High School Choice in NYC: Assessing the Impact of Decision Supports for Low-Income Students

About High School Choice in NYC

New York City is home to the largest high school choice program in the country. Since 2004, all City 8th graders have been required to rank their 12 preferred high school programs (in 2014-2015, there are over 700 programs offered in 400 schools). The NYC Department of Education then matches each student with a school, based on the student’s preferences and other criteria (depending on a particular school’s admission method).

Previous work conducted by the Research Alliance found that, on average, low-performing middle school students are matched to high schools that are lower quality than those of their higher-achieving peers. Importantly, this gap is due in part to differences in students’ initial choices: While students of different achievement levels were equally likely to be matched to their first-choice school, low-achieving students were more likely to rank low-quality schools among their top choices. More recent analyses by our team revealed that low-income students at all achievement levels choose lower-quality schools than their more advantaged counterparts—a difference that is likely to some extent due to the limited number of high-quality school options available in low-income neighborhoods.

Together, these findings suggest that disadvantaged students may benefit from more support as they navigate the high school choice process.

About this Study

The Research Alliance is supporting a project led by researchers at NYU, Seton Hall University, and Harvard University, which will test a set of interventions that aim to improve the high school choice process for low-income students by providing them with simplified and targeted information about their high school options. The interventions are being piloted in a set of middle schools in the 2014-2015 school year. In the fall of 2015, we will conduct a randomized controlled trial on a broader scale, assessing the impact of the interventions on students’ choices and placements. The questions the study addresses include:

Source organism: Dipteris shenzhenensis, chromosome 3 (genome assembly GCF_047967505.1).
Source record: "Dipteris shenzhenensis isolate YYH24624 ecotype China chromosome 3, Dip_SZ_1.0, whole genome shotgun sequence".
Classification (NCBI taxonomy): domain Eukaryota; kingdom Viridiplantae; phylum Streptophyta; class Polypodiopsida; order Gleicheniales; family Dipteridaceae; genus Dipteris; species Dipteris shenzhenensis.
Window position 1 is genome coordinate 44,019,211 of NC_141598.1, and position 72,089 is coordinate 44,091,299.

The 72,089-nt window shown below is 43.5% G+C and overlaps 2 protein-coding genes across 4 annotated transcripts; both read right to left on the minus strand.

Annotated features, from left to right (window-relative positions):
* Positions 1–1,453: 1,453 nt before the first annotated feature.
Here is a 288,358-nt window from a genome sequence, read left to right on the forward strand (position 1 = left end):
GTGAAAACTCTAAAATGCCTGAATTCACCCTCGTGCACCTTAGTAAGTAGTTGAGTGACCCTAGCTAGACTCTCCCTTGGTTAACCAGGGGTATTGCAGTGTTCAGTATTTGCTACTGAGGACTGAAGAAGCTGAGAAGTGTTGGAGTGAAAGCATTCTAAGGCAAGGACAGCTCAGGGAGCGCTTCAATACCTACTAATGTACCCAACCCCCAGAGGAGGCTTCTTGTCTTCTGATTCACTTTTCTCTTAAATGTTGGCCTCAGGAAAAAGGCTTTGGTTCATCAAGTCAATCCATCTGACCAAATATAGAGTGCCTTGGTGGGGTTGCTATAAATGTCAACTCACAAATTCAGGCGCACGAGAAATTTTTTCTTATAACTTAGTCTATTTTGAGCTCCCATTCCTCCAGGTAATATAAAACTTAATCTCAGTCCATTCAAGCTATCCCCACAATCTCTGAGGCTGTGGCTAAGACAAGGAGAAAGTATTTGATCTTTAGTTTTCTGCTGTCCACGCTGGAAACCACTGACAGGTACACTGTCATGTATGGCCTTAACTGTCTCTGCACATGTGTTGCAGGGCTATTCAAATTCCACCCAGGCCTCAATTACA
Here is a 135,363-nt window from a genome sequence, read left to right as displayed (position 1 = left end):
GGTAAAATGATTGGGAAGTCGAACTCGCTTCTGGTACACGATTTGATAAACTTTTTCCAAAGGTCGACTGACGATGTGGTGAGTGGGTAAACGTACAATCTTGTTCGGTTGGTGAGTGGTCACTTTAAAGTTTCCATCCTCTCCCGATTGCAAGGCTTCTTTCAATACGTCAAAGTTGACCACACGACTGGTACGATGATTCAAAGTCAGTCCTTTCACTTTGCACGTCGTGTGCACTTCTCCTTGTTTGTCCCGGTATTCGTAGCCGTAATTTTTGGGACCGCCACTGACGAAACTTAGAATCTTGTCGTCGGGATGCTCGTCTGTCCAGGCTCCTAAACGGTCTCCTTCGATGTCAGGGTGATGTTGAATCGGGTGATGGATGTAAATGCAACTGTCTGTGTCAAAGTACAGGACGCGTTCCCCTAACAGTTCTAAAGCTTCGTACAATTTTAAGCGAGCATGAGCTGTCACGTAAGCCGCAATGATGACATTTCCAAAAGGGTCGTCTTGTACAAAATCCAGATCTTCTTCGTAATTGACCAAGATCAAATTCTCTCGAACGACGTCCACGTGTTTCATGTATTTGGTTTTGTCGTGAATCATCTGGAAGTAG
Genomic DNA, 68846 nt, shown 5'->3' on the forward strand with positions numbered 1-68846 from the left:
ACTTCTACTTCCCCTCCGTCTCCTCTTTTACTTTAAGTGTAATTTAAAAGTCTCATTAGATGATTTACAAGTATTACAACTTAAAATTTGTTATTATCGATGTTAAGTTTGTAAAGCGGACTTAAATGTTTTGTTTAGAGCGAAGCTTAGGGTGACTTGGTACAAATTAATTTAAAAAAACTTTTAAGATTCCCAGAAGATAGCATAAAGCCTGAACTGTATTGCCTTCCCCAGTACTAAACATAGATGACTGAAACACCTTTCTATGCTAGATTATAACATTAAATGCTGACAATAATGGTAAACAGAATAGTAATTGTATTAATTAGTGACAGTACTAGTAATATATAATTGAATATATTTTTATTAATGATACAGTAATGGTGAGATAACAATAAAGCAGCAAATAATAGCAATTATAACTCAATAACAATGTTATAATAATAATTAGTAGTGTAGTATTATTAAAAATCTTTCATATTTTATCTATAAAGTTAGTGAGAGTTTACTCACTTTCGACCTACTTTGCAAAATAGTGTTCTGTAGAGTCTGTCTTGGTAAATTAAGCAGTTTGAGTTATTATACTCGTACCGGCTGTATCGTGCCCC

• How do different types of decision supports affect low-income middle school students’ knowledge about high schools and high school quality?
  • How do these tools affect students’ actual high school choices and placements?
  • To the extent that decision supports help students identify better schools for them, do they ultimately impact students’ academic outcomes and engagement in high school?
  • How do students of varying backgrounds—such as achievement level or recent immigrant status—respond differently to provided supports?
  • What explains variation or similarity in response to school choice supports, both across the type of support and across student characteristics?

We will randomly assign schools to receive one of three interventions (or to be in a control group) in order to rigorously estimate the effects of each treatment on student knowledge, school choices, and academic outcomes. Our research team will employ a mixed methods approach, combining surveys of staff, interviews with students, and an analysis of administrative data to better understand how and why these decision supports succeed or fail.

 

Supported by the William T. Grant Foundation, the Heckscher Foundation for Children, the Spencer Foundation, and the NYU Institute for Human Development and Social Change.